I guess my problem is that I lavish a similar care with respect to lighting / pose / detail with my headshots and the difference between a "portrait" and a "headshot" with me is not very big - but client perception is tat headshots are cheaper.

I aim for 45 min sessions for a headshot when dealing with one client and aim to deliver just 3-4 poses with one costume. We take our time and fine tune the detail of the shot/pose.

But some of my best portraits have been shot in 10 mins, and with less lighting. (But more arty in style).

I offer retouching for both services and each receives similar care with a similar charge.

I'd like to be able to charge more for being more "arty" but that's a harder sell to clients - particularly as I offer a variety of looks for headshot sessions and not just a white background. (Heck, the white background usually requires more lighting and time to set - ha).



Sep 19, 2017 at 11:01 PM
 

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markd61
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p.1 #5 · p.1 #5 · Headshots and portraits


I do business headshots and actor headshots in addition to portraiture.

The differences worked themselves out naturally for me as portraiture has almost completely disappeared whereas business portraits and headshots have increased.

A business portrait (studio) gets about 20+ images from which the client selects one. Additional images are extra.
All are retouched and delivered full res.

Actor headshots are priced by a flat fee for 3 looks. Extra looks cost more per look.

Both can also be done on location but I add a location fee to the price.

Portraiture is funny as no one requests a single portrait any more. I get family portrait requests but even those have dropped a lot.
OTOH I do market only to business.



Sep 25, 2017 at 02:33 AM
sungphoto
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p.1 #6 · p.1 #6 · Headshots and portraits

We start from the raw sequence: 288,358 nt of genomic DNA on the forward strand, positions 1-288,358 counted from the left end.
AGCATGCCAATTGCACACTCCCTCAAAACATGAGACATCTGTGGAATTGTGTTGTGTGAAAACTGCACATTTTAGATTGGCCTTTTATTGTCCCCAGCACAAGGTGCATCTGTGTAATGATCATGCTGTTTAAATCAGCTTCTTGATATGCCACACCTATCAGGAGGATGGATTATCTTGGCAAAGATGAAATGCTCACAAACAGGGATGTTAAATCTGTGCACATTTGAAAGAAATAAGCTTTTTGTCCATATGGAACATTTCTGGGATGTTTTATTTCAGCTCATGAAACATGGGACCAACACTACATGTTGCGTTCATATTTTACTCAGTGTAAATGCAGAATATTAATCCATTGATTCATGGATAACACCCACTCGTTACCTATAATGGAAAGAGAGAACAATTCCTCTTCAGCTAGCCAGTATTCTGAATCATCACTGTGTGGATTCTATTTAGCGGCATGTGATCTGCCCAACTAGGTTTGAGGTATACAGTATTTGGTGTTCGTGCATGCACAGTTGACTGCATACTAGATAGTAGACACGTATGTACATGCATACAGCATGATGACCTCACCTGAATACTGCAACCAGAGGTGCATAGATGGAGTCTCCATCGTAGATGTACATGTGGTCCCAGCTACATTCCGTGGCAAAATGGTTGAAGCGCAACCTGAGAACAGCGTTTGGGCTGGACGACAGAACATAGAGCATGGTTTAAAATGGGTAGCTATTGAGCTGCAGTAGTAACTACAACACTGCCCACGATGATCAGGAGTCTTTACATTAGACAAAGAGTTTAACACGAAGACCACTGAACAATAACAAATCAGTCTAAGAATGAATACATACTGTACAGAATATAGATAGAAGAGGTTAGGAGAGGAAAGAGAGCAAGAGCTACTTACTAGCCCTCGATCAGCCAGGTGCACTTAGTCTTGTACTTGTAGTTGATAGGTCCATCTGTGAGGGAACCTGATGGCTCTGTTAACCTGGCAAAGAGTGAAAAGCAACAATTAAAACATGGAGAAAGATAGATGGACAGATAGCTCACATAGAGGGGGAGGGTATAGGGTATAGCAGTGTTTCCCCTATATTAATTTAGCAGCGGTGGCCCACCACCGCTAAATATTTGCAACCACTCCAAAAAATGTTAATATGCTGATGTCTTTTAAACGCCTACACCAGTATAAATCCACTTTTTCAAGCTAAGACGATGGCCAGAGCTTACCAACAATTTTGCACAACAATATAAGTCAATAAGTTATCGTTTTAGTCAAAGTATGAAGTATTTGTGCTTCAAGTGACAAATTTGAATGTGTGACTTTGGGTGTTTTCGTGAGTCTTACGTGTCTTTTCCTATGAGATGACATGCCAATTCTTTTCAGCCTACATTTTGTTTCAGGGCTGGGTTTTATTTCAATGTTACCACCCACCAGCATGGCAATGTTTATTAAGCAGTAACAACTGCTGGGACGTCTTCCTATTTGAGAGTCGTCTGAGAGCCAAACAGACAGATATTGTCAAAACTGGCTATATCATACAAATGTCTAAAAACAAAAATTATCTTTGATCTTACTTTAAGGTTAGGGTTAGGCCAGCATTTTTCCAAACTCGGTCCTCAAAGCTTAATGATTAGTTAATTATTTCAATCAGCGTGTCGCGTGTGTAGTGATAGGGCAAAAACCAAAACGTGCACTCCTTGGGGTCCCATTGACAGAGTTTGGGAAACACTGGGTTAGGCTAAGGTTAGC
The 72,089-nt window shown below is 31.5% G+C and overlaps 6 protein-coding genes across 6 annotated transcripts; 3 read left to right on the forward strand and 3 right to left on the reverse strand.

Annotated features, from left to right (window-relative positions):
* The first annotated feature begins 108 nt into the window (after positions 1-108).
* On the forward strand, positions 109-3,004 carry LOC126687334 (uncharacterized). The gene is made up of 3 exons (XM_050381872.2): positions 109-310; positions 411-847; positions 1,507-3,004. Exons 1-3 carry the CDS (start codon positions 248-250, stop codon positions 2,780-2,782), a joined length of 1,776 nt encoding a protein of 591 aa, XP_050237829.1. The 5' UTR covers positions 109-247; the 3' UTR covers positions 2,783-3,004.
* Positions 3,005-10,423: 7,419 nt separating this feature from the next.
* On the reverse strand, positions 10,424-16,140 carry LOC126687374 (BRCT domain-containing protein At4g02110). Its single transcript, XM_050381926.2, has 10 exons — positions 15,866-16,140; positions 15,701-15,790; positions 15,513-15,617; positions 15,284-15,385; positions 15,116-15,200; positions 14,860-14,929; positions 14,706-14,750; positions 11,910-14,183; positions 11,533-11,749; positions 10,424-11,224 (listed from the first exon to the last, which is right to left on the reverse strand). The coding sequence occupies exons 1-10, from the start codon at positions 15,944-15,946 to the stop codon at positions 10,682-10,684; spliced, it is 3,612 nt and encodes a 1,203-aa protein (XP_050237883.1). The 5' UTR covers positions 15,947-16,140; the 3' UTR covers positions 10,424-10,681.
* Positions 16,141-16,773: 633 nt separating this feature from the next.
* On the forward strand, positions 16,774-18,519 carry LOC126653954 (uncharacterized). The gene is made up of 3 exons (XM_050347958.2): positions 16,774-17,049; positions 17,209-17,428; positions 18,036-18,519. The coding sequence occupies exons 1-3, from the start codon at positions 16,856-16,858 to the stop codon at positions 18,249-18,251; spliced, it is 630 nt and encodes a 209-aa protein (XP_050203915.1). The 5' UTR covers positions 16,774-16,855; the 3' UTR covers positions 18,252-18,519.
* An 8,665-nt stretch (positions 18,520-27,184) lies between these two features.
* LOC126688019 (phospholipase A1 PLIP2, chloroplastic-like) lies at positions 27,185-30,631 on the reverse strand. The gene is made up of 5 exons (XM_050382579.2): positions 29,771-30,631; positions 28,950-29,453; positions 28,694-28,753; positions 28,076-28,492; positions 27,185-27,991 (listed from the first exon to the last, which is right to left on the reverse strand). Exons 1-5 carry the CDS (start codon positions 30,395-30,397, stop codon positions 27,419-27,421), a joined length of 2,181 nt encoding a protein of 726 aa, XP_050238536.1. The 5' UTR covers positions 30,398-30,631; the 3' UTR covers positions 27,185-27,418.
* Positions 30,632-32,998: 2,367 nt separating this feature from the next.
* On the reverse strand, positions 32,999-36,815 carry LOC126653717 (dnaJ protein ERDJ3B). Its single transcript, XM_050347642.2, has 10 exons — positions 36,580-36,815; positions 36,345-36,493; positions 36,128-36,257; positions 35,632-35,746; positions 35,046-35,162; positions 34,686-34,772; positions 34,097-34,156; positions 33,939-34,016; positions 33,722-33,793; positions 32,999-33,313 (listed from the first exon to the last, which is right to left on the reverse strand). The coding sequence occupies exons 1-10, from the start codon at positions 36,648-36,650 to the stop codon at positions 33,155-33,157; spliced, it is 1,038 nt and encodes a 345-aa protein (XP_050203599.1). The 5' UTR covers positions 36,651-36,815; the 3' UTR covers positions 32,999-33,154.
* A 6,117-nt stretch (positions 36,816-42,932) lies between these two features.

Whenever I have this type of business service differentiation question on my mind, I always swing it around to the customer perspective.

I've found that generally customers don't think of a headshot as being different from a portrait. There's definitely some customers that think of a business headshot as a fairly formal, tightly defined thing, but I've found that's more and more rare especially when it comes to marketing/sales people (who generally comprise the majority of business headshots I take).

If a client has more than 30 mins and are open to playing around a bit, I will experiment with a few different looks and lighting approaches. This is the best case for me, as I can typically sell more retouching time as I can nail the intended "business headshot" ask, and then the client will often want me to retouch 1-2 more. If a client only has 15-20 mins though, I stick to the fundamentals and produce a well lit, flattering and engaging headshot and call it good. I don't really change my pricing for 15-20 min session versus an hour plus, but I will bring my price up or down depending on the number of retouches they need done, and if they need shots on location or in my studio, etc.



Sep 27, 2017 at 11:19 PM
njfantastico
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p.1 #7 · p.1 #7 · Headshots and portraits


I offer indoor and outdoor headshots. It usually takes 20min for indoor and 20+ for out. Many times, they will book me over the others as i offer both. Most go with both.

Portraits - usually outside, as it's much more fun, numerous backgrounds, etc. 45min to 1.5 hrs



Oct 05, 2017 at 02:17 PM